Preparing Your Family For the Next RecessionPin
Gold bars

Regardless of what happens with the economy, taking precautions always makes sense. Heeding these steps now could make all the difference tomorrow in preparing your family for the next recession.

Lyne Proulx
Lyne Proulxhttps://ottawamommyclub.ca/
Lyne Proulx is a Certified WEBB Bodywork Pet Practitioner, Certified Infant Massage Instructor (CIMI), Certified Professional Wedding Consultant, and an Event Planner. She loves all things Disney and is an avid teaholic and chocoholic. She coordinated the Annual Infant Information Day/Early Years Expo for the City of Ottawa for 8 years. She was the Queen B of the BConnected Conference, Canada's Digital Influencer and social media Conference in Ottawa and Toronto. She was also the co-chair of the Navan for Kraft Hockeyville 2009-2011 committee that organized five community events within 6 months, and helped Navan reach the top 10 finalists in Canada. In April 2011, she received the City of Ottawa Mayor's City Builder Award.

Join the Ottawa Mommy Club Newsletter

* indicates required

Related Posts


  1. A recession would definitely blindside my family. I never really thought about preparing for one. Thank you for all the information.

  2. I am just going through my expenses trying to cut my bills. Currently checking on insurance. Something you should do every 3-5 years. You may just realize you are paying far too much.

  3. I’ve always been a bit afraid and nervous about investing, but I am sure that is partly because I am pretty clueless about it and need to educate myself more. It would be nice to be able to put away a nest egg for the future.

  4. Saving money is always a good plan, but also watch your credit card debt. Years ago my cc debt was out of control–you know borrow from one to pay another. Final got them all paid off and vowed to never have a balance again, and I haven’.t Pay it off each month……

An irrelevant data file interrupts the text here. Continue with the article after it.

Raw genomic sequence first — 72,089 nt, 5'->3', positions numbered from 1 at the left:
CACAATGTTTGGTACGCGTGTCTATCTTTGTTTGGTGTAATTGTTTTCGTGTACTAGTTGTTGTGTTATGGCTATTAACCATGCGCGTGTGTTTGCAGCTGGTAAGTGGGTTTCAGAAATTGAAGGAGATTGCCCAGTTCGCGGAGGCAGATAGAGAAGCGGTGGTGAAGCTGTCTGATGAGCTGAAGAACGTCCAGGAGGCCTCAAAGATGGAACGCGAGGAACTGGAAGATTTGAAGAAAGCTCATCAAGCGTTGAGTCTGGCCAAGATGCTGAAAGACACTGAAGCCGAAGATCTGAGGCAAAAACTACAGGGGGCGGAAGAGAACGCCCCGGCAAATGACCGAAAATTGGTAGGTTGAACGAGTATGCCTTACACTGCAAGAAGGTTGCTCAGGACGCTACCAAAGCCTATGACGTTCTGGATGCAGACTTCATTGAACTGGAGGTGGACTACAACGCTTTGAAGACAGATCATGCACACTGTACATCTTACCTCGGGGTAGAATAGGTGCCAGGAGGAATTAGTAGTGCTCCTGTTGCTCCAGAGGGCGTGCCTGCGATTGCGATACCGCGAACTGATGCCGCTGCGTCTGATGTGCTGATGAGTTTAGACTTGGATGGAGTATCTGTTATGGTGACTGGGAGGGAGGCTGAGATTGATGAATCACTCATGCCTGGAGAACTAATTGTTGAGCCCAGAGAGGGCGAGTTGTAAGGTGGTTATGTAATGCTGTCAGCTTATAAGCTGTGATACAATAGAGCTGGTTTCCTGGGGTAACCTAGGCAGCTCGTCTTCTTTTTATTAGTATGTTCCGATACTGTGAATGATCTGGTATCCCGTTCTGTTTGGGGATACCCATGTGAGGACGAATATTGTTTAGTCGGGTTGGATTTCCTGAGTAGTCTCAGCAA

5. Quite the insight, always good to be prepared.. never put your eggs all in one basket. I think that there are many new ways to invest today. It’s never too late to start. Little by little goes a long way.

  6. This information is so important to make your children aware of. I always tell my two sons and their families to have a Slush Fund in case of an emergency. We did and it sure helped tie us over till we able to get back on our feet. My sons are aware of this.

  7. I believe that it’s very important to save money so that you have a safety net in case of a recession or some other disaster. Another good rule to go by is always, always pay off your credit card every month. The interest rates are exorbitant and paying off them actually saves you a whole lot of money over a year.

  8. This was an important and informative article which gave me food for thought. We started investing a few years ago and so far we’ve been lucky. I have to admit I was nervous in the beginning but now I look forward to the quarterly reports we receive.


Please enter your comment!
Please enter your name here

This site uses Akismet to reduce spam. Learn how your comment data is processed.

Stay Connected


Recent Stories

Share to...